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Trade in the Ancient MediterraneanPrivate Order and Public Institutions$
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Taco Terpstra

Print publication date: 2019

Print ISBN-13: 9780691172088

Published to Princeton Scholarship Online: January 2020

DOI: 10.23943/princeton/9780691172088.001.0001

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PRINTED FROM PRINCETON SCHOLARSHIP ONLINE (www.princeton.universitypressscholarship.com). (c) Copyright Princeton University Press, 2021. All Rights Reserved. An individual user may print out a PDF of a single chapter of a monograph in PRSO for personal use.date: 24 July 2021

Public Institutions and Phoenician Trade

Public Institutions and Phoenician Trade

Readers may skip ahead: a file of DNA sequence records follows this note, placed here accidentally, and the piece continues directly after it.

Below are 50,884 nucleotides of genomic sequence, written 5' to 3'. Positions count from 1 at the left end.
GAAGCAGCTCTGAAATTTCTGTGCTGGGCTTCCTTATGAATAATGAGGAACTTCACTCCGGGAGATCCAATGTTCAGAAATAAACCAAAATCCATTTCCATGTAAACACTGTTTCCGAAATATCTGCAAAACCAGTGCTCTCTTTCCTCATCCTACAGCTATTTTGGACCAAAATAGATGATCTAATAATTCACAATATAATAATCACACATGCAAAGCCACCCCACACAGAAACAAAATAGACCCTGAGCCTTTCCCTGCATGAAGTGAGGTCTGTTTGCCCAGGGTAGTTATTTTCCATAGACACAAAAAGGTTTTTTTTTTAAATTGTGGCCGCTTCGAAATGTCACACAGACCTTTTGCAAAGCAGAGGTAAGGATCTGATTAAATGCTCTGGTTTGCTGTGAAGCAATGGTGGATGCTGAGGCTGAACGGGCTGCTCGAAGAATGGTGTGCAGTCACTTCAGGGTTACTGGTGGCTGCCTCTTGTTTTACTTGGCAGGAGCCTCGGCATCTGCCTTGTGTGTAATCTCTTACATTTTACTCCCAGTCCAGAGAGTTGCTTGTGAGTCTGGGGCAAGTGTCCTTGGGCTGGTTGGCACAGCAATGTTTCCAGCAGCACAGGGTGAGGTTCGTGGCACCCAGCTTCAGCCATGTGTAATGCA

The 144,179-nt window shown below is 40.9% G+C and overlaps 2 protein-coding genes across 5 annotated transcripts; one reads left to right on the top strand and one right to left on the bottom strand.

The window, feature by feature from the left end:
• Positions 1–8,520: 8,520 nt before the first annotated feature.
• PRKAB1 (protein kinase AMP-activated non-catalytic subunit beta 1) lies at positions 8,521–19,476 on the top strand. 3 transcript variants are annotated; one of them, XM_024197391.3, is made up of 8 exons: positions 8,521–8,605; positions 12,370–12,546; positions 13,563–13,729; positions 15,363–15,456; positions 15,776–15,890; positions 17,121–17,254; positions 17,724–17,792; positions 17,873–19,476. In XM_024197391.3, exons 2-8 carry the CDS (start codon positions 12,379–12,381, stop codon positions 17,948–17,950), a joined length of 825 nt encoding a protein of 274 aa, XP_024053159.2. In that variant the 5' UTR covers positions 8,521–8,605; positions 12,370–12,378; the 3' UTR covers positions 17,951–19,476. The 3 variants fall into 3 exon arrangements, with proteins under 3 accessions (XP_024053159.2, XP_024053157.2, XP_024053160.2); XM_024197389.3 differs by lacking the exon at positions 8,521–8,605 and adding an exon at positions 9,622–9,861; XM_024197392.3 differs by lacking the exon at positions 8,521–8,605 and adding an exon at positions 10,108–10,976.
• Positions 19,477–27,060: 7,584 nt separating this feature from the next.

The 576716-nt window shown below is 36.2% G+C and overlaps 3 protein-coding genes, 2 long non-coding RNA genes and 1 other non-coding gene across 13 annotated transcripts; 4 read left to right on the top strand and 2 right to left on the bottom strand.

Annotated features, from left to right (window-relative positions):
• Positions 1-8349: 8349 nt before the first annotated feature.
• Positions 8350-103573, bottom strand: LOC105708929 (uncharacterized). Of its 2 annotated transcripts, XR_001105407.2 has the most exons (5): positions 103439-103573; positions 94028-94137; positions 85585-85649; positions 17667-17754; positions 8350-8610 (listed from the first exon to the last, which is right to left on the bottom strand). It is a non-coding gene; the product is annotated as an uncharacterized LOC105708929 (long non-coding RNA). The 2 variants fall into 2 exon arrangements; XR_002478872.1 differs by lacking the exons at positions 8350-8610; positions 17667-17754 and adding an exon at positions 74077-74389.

Chapter:
(p.33) 2 Public Institutions and Phoenician Trade
Source:
Trade in the Ancient Mediterranean
Author(s):

Taco Terpstra

Publisher:
Princeton University Press
DOI:10.23943/princeton/9780691172088.003.0002

This chapter discusses the trade diaspora, an institution that was all but obligatory for regular, long-distance trade in the absence of third-party enforcement. Traders could do business in a foreign community because people from their homeland had moved there permanently and could vouch for them. If a promise to pay or deliver according to agreement was not fulfilled, foreign settlers could be held accountable for any debt of their fellow citizens. All members of a diaspora network—itinerant and stationary alike—ultimately faced expulsion if they behaved opportunistically. The chapter then focuses on a single diaspora: the Phoenician. Because of their centuries-long Mediterranean mercantile tradition, one can trace their interaction with public institutions through much of Greco-Roman history.

Keywords:   trade diaspora, long-distance trade, third-party enforcement, traders, diaspora network, Phoenician diaspora, Mediterranean mercantile tradition, public institutions, Greco-Roman history

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